Process Improvement

What Is Process Improvement?

Photo denoting process improvement Graphics display by AZAANOpens in new window

To answer the question, let us first understand what a process is.

A process is a collection of steps, done in a sequence, which adds value to inputs by converting them into outputs desirable to a potential customer.

A processOpens in new window can be as simple as attaching part A to part B, or can be as complex as a process made up of other subprocesses.

Process Improvement is an ongoing effort to improve processes, products, and/or services in order to meet new goals and objectives such as increasing profits and performance, reducing costs, or accelerating schedules.

These efforts can strive for incremental improvement over time or rapid improvement in a very short period and often allow a specific methodology or approach to encourage and ultimately create successful results.

There are several widely used methods of Process Improvement such as Kaizen (Plan-Do-Check-Act)Opens in new window, Lean Six SigmaOpens in new window, and Rummler–BracheOpens in new window.

These methods emphasize employee involvement and teamwork by measuring and organizing processes; reducing variation, defects, and cycle times; and eliminating process waste to better service customers and deliver value faster and more effectively.

Process Improvement provides a framework that will facilitate continuous improvement, process design, and performance measurement activities that ultimately drive the fulfillment of important organizational goals.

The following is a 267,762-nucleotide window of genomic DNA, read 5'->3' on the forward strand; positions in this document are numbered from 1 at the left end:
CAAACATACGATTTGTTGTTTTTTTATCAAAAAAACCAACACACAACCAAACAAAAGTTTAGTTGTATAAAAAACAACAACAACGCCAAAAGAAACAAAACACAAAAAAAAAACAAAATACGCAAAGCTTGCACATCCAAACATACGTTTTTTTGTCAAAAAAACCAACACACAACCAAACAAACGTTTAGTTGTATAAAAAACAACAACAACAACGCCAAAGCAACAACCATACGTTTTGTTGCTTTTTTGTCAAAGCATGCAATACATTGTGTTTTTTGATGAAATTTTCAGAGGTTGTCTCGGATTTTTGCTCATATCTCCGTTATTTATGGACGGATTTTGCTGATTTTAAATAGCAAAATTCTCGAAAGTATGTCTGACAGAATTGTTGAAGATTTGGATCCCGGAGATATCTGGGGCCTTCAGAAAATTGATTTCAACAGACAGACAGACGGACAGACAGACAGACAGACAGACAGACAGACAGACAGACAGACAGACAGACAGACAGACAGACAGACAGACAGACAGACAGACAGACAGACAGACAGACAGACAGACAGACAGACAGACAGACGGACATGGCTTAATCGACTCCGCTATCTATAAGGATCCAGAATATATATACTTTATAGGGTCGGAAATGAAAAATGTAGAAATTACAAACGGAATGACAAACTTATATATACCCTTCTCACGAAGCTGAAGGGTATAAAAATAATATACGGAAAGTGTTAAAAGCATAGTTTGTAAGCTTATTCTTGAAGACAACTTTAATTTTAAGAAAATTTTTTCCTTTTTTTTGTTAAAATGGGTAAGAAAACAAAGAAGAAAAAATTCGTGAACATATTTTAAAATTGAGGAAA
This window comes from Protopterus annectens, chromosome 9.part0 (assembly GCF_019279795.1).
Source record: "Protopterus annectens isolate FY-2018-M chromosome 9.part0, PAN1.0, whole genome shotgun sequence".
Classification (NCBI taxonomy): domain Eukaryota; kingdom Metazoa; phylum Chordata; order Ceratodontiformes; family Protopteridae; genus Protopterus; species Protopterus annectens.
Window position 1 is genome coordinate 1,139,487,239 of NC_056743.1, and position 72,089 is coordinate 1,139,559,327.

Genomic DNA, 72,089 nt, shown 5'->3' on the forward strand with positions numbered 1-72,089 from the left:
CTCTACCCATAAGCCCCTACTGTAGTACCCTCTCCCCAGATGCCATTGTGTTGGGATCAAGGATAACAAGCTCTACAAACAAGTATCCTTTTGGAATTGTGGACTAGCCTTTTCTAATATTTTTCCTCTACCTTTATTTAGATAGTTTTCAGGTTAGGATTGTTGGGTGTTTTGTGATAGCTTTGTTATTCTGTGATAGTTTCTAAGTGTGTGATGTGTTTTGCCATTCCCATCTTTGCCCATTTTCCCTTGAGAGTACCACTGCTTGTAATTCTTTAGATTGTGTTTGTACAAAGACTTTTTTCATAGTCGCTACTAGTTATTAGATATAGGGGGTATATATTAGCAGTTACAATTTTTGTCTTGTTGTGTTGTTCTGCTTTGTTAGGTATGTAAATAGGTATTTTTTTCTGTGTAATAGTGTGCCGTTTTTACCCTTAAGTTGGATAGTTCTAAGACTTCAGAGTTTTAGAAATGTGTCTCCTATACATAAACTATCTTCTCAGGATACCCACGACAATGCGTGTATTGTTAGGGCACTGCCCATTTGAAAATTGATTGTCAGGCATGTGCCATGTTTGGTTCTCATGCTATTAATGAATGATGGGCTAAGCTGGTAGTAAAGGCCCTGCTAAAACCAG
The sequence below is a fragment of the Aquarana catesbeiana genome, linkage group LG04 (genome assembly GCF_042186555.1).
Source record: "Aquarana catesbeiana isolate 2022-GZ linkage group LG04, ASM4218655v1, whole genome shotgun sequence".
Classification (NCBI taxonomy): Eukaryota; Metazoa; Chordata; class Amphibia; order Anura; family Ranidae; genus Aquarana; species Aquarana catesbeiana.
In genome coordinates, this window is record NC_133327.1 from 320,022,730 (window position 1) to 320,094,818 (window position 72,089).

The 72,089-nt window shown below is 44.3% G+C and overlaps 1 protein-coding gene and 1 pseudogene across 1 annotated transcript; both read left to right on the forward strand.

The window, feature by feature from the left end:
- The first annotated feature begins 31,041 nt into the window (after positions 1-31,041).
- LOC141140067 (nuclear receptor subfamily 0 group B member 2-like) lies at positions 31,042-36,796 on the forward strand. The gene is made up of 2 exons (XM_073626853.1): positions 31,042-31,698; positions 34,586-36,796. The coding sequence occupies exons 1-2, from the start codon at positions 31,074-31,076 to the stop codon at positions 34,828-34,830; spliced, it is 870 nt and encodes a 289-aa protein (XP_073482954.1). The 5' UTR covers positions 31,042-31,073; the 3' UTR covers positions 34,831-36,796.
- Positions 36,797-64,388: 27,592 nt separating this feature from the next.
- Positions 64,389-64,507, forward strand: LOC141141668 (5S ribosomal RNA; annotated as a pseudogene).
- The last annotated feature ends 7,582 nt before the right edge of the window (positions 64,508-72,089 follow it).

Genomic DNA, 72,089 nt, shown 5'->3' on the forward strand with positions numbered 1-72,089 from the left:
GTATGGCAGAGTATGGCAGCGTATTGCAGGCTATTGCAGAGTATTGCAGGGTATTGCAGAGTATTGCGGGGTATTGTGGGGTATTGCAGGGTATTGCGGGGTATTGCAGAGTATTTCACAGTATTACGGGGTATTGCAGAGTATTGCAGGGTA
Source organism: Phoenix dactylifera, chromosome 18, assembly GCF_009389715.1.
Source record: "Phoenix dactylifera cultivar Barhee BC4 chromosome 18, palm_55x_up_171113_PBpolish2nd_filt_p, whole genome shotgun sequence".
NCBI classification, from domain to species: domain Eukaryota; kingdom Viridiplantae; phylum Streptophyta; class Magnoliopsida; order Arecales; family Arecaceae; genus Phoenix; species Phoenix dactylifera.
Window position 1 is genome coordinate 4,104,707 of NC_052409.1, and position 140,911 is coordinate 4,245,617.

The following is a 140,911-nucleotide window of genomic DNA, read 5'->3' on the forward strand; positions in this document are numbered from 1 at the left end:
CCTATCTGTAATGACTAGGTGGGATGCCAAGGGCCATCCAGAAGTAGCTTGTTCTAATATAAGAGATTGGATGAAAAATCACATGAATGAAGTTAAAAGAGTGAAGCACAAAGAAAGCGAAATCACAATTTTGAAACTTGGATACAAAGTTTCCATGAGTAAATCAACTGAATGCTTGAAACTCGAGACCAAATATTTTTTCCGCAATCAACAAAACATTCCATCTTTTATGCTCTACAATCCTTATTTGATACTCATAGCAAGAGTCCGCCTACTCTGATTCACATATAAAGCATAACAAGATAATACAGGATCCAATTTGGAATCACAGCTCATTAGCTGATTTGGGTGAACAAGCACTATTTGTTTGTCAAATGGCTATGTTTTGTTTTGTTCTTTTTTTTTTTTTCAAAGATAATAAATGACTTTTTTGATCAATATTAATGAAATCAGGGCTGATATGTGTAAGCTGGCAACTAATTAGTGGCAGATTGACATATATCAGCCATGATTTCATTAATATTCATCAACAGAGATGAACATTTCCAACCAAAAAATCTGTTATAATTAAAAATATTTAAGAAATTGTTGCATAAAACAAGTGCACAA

Process Improvement can be applied to all industries and is relevant to all areas of an organizationOpens in new window because processesOpens in new window naturally degrade over time for any number of reasons.

In addition, the act of continuously monitoring and improving these processes helps proactively resolve issues in order to avoid operating in a crisis management environment when process degradation occurs.

Process Improvement efforts will almost always result in dramatic, positive returns on investment that affect the organization and its people, practices, and products in a positive way.

The primary objective of Process Improvement is to continually improve process productivity. Since process productivity is measured in terms of effectiveness, efficiency, and quality, an effective process is one that produces the right results consistently. Process Improvement enables organizations to:

  • Increase customer satisfaction
  • Reduce unnecessary business costs
  • Produce higher-quality products
  • Eliminate wasteful activities
  • Improve employee morale
  • Reduce interdepartmental conflict
  • Improve efficiency and effectiveness of operations
  • Reduce cycle time and variation
  • Break down process silos
  • Design more robust solutions
    Research data for this work have been adapted from the manual:
  1. Tristan Boutros, Tim Purdie. The Process Improvement Handbook: A Blueprint for Managing Change and Increasing Organizational Performance.